Up until my sophomore year, I was set on working as a child psychologist. I envisioned myself in an office, working with children and steering their lives in the right direction. But psychology is much more than simply 'helping' people. It's getting to know their problems. After watching a clip of a little boy who couldn't physically function on his own, followed by a video about a girl who was mentally ten years younger than her chronological age, I learned that I'm not strong enough to separate life and work, and that I want to go into positive psychology.
The early exposure that Champlain's Psychology program offers has been beneficial. I've become more confident in myself, my abilities and qualities. Finding a job has become less intimidating now that I have the resources of an effective resume, interview skills and a good cover letter. I feel that when the time comes to enter the job market, I will have the ability to land where my heart is.
Deborah, Psychology MajorFlushing, NYDIVISION OF EDUCATION & HUMAN STUDIES
In high school, I took an AP Psychology course, and I thought it was something I wanted to learn more about. I was always someone who, if something went wrong or someone did something unexpected, I wondered why it happened, and I realized it was something I could study. It could be my life.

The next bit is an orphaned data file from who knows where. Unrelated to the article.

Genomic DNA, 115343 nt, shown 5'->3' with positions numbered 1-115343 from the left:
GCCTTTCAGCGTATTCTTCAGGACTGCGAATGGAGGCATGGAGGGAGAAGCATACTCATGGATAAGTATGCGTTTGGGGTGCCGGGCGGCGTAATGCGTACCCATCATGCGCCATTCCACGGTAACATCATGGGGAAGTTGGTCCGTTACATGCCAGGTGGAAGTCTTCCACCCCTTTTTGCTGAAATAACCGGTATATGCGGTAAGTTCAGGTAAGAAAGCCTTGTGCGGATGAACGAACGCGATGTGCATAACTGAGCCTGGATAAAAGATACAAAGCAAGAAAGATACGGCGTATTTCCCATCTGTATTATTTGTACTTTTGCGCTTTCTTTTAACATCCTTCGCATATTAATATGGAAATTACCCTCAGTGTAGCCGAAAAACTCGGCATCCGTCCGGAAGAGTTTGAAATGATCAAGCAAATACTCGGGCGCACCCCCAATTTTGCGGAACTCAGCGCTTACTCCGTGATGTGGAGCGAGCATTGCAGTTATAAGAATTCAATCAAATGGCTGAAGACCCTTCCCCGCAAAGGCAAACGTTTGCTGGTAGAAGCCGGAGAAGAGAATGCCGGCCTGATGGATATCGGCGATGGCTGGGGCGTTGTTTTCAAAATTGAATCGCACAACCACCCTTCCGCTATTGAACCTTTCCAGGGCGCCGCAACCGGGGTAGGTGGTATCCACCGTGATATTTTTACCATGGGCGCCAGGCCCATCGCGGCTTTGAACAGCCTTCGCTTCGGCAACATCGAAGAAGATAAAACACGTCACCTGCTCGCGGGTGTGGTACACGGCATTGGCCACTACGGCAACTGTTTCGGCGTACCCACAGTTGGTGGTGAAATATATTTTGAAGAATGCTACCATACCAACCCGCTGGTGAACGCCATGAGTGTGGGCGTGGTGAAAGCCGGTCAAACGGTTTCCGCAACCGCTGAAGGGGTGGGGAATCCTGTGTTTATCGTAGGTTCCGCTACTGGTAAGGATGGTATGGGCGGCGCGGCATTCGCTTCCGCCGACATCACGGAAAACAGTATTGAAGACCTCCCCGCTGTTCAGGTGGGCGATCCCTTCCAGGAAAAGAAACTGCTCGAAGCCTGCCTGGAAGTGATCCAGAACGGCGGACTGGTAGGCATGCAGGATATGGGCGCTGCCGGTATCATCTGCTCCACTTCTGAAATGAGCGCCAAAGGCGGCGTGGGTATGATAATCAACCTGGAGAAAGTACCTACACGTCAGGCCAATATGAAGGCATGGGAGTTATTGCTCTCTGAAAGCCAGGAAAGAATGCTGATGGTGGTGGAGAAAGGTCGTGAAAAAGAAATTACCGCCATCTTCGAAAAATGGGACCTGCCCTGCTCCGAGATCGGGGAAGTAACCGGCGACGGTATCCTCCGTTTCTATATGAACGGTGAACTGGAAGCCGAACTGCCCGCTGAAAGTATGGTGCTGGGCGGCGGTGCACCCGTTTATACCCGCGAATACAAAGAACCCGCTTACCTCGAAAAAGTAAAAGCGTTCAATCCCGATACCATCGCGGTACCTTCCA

I originally wanted to go into the forensic branch of psychology. It would've been something similar to Criminal Minds, diagnosing different conditions and disorders. Now, after going through Champlain's curriculum, I know I want to go into law enforcement.
The criminal justice focus is giving me more of a background in law enforcement and how to apply what I'm learning in psychology. For example, right now I'm taking six classes this semester, and my Criminal Law and Psychology in Law courses go back and forth about which class is ahead of the other. It's interesting to learn the same things but from the different perspectives.
Also, I talked with one of the Burlington police officers, and she told me that although they used to look for more Criminal Justice majors, now they're looking to hire more Psychology majors. Law enforcement is very people related, and it helps to have people who understand people. I thought I was in the wrong place and was worried I would have to change majors, but it turns out I'm exactly where I need to be.
Kit, Psychology MajorOakland, NJDIVISION OF EDUCATION & HUMAN STUDIES